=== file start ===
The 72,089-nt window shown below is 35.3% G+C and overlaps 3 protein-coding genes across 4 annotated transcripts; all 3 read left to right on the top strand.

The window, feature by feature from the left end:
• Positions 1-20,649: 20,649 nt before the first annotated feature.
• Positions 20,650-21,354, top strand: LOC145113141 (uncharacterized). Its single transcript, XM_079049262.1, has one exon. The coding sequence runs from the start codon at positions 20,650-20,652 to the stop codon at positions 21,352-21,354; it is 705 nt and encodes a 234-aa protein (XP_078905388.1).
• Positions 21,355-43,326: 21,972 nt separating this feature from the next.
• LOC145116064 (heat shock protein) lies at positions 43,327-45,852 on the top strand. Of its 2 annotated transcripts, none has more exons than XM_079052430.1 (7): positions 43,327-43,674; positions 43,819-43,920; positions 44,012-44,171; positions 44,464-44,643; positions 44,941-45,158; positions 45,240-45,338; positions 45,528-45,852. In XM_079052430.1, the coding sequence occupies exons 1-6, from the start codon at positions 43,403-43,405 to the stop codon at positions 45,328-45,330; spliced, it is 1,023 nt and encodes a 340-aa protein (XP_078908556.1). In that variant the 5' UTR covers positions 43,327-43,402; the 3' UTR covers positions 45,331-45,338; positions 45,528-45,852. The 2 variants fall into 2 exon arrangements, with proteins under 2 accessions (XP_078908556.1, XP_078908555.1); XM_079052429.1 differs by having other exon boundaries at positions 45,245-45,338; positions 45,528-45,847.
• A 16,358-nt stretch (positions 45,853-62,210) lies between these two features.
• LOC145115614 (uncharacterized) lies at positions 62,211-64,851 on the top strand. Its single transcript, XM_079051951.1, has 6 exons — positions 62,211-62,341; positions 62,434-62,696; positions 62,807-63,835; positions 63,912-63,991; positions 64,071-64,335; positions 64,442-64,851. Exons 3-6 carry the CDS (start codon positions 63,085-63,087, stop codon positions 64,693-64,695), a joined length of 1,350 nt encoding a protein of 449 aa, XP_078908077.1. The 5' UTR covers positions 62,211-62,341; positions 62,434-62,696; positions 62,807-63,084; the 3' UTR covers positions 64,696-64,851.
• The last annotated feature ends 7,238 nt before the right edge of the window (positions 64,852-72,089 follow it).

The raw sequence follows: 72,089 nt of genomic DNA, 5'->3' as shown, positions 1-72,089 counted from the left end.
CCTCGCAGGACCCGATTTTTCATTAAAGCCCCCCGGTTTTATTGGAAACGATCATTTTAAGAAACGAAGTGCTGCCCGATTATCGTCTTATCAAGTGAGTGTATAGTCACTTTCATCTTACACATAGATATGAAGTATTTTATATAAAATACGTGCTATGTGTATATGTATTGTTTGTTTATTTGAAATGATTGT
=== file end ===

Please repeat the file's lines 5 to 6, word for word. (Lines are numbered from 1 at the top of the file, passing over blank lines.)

• Positions 21,355-43,326: 21,972 nt separating this feature from the next.
• LOC145116064 (heat shock protein) lies at positions 43,327-45,852 on the top strand. Of its 2 annotated transcripts, none has more exons than XM_079052430.1 (7): positions 43,327-43,674; positions 43,819-43,920; positions 44,012-44,171; positions 44,464-44,643; positions 44,941-45,158; positions 45,240-45,338; positions 45,528-45,852. In XM_079052430.1, the coding sequence occupies exons 1-6, from the start codon at positions 43,403-43,405 to the stop codon at positions 45,328-45,330; spliced, it is 1,023 nt and encodes a 340-aa protein (XP_078908556.1). In that variant the 5' UTR covers positions 43,327-43,402; the 3' UTR covers positions 45,331-45,338; positions 45,528-45,852. The 2 variants fall into 2 exon arrangements, with proteins under 2 accessions (XP_078908556.1, XP_078908555.1); XM_079052429.1 differs by having other exon boundaries at positions 45,245-45,338; positions 45,528-45,847.